From Bureau of Economic Geology, The University of Texas at Austin (
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AAPG 2003 Meeting, Salt Lake City, Utah, May 11–14, 2003

Dual-Purpose Geologic Analysis Using Airborne and Ground-based Lidar, Coastal Southern California: Quantitative 3-D Characterization of Modern Coastal Erosion and Ancient Reservoir Architecture

Jerome A. Bellian, David C. Jennette, and Roberto Gutierrez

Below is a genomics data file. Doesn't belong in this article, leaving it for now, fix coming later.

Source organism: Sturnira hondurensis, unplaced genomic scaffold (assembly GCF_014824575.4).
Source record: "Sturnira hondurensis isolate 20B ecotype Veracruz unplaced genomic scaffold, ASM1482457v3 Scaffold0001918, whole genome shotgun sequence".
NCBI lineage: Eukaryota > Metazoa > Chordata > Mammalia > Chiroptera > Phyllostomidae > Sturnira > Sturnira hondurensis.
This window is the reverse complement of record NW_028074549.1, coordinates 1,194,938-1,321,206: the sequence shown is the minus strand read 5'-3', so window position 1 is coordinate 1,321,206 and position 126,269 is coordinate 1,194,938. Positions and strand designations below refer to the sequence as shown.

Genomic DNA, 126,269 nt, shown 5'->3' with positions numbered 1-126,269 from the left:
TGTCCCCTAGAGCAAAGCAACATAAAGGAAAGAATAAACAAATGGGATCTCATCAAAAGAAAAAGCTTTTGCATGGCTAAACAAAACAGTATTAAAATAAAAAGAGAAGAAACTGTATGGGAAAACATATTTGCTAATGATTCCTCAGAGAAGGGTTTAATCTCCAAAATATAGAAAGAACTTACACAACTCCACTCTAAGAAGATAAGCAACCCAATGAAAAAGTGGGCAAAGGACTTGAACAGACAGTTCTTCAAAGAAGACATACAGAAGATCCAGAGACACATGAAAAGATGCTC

The 3D imagery of airborne and ground-based lidar is gaining recognition as a powerful tool for quantitative geological analysis at many scales. Recent work along the seaside cliffs of southern California marks our first attempt to combine airborne and ground-based surveys for two independent reasons: (1) precise modeling of sandstone and mudstone bodies for reservoir architecture studies, and (2) quantification of coastal erosion and cliff stability. The sub-meter airborne lidar survey was conducted, in conjunction with Scripps Institute of Oceanography and the United States Army Corps of Engineers and covered near 65 miles of coastline. Later, two land-based lidar surveys captured greater detail (2-5-centimeter resolution) of the geology of the well-documented slope channel complexes near San Clemente and outside of La Jolla. These ground-based 3-D surveys were combined with conventional field mapping techniques to assemble a detailed geological model of channel complexes. The aerial and land data sets were then merged using differential GPS and CAD (computer-aided design) software into a single continuous 3-D dataset. The channelized nature of the systems, coupled with irregular cliff faces makes the 3-D imaging capabilities of the lidar system essential to capture true object dimensions and object intersections. This first-of-its-kind dataset allows quantitative analysis of the cliffs for analog studies as well provides a benchmark survey to monitor and record coastal erosion and sea-cliff stability.